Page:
Software-Defined Network Elements Slowly Come to IT
On the road toward software-defined everything, WAN virtualization could play an important part. SDN is useful for a lot of data center networking tasks, like switching. But SDN across existing IP networks doesn’t necessarily bring a lot of value, and many businesses wouldn’t be able to afford to invest in entirely new software-defined networks. SD-WAN, though, has emerged as a simpler way to virtualize and manage multiple networks. One SD-WAN challenge is that its edge placement means IT has to create forwarding rules. Using hosted virtual routers in addition to SD-WAN can help ease those challenges. The enterprise network will all be virtual eventually—once these pieces fall into place.
Also now mostly virtualized for modern IT teams are application delivery controllers (ADCs). A recent EMA study found that of 200 enterprise IT professionals working on active networking projects, 70% are using virtual ADCs. The research responses also indicate that most enterprises plan to use a combination of physical and virtual ADCs for layers 4-7 networking. Now that load balancing is widely deployed and available in open-source fashion, these ADCs offer cloud-friendly services, APIs and other plugins that can help IT manage traffic. Challenges around ADCs include licensing complexity and lack of compatibility with cloud systems.
Here’s an issue we hear about from our customers: They’ve moved applications to the cloud, only to find out that their networks can’t support those cloud apps. The network is an afterthought, not an integral part of the cloud plan. This story takes a look at the options when building a hybrid cloud network. IT teams can choose internet connections or dedicated links to cloud providers. That decision will involve both performance and cost considerations. The public cloud providers themselves also offer various ways for businesses to move data to the cloud, like private connections—or if you’re really feeling old-school, mailing data on devices to your provider. Of course, we recommend to our customers that they monitor the whole network path carefully both before and after a cloud deployment to avoid unhappy performance surprises.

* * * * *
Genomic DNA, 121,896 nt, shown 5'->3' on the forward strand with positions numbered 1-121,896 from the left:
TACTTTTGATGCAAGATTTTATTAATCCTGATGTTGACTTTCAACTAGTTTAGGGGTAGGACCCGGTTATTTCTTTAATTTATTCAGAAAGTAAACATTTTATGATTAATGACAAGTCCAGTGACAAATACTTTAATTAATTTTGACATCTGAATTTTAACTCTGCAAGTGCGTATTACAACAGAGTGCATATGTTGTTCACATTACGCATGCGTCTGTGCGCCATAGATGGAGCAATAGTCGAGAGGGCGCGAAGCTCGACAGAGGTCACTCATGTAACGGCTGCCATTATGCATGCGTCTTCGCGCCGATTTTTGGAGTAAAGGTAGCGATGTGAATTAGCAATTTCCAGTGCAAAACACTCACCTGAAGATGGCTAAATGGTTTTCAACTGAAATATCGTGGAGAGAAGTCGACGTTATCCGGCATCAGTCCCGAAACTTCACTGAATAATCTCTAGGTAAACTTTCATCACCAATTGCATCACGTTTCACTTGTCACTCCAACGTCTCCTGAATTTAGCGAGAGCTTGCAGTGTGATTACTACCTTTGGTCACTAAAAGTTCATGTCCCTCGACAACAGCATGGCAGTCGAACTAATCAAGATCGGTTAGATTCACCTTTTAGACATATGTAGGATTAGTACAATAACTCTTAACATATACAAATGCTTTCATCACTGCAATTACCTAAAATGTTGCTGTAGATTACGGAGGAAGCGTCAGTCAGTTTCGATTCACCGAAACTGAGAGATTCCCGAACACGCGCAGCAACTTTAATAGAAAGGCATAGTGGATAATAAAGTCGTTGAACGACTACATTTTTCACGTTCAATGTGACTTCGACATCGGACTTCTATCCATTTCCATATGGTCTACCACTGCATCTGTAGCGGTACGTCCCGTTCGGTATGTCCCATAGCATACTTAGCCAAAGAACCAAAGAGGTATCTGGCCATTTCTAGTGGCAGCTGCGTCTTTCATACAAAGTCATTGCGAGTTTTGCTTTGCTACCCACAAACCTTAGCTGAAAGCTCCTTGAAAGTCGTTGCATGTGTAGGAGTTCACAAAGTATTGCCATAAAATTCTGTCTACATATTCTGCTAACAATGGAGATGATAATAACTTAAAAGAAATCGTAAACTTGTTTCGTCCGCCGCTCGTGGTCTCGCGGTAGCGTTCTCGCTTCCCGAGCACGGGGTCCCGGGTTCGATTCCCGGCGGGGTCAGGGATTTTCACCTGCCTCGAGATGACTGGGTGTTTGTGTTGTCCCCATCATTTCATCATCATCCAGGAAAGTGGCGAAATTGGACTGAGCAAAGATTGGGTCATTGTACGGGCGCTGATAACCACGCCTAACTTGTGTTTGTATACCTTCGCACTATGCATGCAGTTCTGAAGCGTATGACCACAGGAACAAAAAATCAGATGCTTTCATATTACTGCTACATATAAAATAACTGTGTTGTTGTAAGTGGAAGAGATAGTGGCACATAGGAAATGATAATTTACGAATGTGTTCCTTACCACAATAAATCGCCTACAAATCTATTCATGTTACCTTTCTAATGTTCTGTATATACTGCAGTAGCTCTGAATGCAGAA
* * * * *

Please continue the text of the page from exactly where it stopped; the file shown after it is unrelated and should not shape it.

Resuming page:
And finally, a story of kumbaya for IT to aspire to: The network and applications teams working together for the best possible performance and user experience. There’s a lot of siloed history between these teams, which is changing now that applications and networks are so intra-dependent. Part of the history of these types of teams is that they’ve adopted different tools to help them see performance over the years. Now, though, they need to communicate and see the same data. That’ll be a change in tools for many companies (performance monitoring, anyone?) and will require cultural change too. We're sure that both will bring positive outcomes for IT.